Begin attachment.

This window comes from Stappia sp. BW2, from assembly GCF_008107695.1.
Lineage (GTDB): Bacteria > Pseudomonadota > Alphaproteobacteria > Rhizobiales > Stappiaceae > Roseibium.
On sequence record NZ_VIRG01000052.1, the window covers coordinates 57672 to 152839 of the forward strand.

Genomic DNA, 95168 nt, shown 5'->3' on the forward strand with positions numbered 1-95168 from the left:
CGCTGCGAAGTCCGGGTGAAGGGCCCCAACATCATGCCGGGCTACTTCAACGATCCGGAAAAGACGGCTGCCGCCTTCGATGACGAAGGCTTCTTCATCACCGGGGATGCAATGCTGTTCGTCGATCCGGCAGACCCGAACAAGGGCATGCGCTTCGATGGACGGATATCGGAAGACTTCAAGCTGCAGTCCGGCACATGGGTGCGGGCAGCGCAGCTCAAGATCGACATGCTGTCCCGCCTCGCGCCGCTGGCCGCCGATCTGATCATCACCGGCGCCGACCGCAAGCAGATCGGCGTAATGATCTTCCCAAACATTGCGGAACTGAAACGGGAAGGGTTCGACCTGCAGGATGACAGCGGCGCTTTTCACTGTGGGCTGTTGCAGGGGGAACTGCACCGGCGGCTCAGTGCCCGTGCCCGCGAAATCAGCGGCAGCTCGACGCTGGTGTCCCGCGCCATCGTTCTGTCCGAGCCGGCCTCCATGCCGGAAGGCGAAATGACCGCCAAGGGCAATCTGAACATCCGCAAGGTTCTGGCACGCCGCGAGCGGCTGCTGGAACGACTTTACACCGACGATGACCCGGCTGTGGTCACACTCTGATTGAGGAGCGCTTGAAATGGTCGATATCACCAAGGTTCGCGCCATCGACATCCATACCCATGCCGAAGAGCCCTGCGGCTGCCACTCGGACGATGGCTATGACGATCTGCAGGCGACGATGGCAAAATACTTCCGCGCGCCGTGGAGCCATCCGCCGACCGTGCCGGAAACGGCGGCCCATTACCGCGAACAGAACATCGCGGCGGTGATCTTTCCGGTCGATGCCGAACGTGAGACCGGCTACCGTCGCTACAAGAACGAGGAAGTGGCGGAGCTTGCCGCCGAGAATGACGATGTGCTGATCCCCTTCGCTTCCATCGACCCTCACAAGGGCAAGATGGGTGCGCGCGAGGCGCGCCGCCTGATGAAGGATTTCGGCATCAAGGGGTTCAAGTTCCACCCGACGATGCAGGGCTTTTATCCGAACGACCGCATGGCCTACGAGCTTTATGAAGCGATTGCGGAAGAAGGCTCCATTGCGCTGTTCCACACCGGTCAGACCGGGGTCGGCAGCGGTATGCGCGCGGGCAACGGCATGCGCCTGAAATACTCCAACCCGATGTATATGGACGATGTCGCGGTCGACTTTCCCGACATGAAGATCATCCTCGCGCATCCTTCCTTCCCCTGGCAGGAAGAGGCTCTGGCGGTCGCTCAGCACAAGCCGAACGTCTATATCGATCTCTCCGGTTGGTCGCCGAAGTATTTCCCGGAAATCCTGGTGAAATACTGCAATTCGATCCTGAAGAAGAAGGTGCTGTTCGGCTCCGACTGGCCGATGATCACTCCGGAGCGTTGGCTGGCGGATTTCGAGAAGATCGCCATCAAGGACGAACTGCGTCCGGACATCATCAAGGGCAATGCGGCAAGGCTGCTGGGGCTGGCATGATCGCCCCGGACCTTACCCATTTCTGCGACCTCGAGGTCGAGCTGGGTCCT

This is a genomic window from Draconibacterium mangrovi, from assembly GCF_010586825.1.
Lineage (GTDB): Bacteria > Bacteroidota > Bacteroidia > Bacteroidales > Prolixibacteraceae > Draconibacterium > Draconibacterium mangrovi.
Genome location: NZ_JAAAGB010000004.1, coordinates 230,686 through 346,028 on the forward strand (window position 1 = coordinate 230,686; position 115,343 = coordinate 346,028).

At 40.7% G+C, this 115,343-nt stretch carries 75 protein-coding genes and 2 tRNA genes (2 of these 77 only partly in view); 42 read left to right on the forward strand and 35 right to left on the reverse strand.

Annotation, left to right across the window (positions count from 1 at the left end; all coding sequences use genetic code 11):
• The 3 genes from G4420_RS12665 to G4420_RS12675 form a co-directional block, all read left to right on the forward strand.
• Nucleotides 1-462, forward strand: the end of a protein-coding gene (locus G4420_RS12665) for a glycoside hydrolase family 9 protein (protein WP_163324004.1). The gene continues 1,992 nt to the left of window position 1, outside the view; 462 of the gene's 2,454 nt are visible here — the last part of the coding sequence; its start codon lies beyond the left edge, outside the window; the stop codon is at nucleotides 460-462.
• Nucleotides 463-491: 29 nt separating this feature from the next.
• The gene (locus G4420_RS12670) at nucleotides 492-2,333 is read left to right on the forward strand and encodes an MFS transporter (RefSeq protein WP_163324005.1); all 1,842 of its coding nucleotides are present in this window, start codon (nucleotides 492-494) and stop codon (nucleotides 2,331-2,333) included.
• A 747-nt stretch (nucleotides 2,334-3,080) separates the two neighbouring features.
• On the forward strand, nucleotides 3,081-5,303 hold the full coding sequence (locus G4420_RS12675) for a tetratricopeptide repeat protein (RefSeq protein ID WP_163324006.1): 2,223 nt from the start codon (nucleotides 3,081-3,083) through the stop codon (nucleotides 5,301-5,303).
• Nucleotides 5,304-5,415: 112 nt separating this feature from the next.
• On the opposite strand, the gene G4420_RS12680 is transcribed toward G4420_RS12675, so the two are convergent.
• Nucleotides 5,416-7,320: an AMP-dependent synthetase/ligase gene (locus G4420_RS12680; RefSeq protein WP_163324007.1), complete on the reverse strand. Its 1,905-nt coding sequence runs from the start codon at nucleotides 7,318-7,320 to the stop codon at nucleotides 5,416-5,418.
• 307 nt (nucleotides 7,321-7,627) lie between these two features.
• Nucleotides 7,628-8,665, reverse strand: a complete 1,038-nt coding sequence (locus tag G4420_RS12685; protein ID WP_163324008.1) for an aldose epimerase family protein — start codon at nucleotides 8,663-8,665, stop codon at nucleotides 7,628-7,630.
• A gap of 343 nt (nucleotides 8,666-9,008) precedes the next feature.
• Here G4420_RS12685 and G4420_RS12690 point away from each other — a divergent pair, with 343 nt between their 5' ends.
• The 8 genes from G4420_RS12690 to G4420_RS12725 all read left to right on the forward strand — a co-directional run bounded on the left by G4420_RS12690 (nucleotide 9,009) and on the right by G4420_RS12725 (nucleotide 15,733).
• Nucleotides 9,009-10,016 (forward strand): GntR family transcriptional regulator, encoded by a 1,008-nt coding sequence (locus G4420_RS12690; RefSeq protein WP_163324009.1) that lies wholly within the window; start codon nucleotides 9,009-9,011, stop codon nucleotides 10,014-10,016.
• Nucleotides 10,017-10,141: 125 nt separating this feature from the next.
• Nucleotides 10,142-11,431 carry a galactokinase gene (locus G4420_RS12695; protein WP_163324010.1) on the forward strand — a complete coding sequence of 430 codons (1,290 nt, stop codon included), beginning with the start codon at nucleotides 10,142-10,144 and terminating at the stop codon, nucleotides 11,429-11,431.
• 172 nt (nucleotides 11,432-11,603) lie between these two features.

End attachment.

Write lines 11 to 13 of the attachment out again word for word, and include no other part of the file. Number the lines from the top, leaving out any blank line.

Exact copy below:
• The 3 genes from G4420_RS12665 to G4420_RS12675 form a co-directional block, all read left to right on the forward strand.
• Nucleotides 1-462, forward strand: the end of a protein-coding gene (locus G4420_RS12665) for a glycoside hydrolase family 9 protein (protein WP_163324004.1). The gene continues 1,992 nt to the left of window position 1, outside the view; 462 of the gene's 2,454 nt are visible here — the last part of the coding sequence; its start codon lies beyond the left edge, outside the window; the stop codon is at nucleotides 460-462.
• Nucleotides 463-491: 29 nt separating this feature from the next.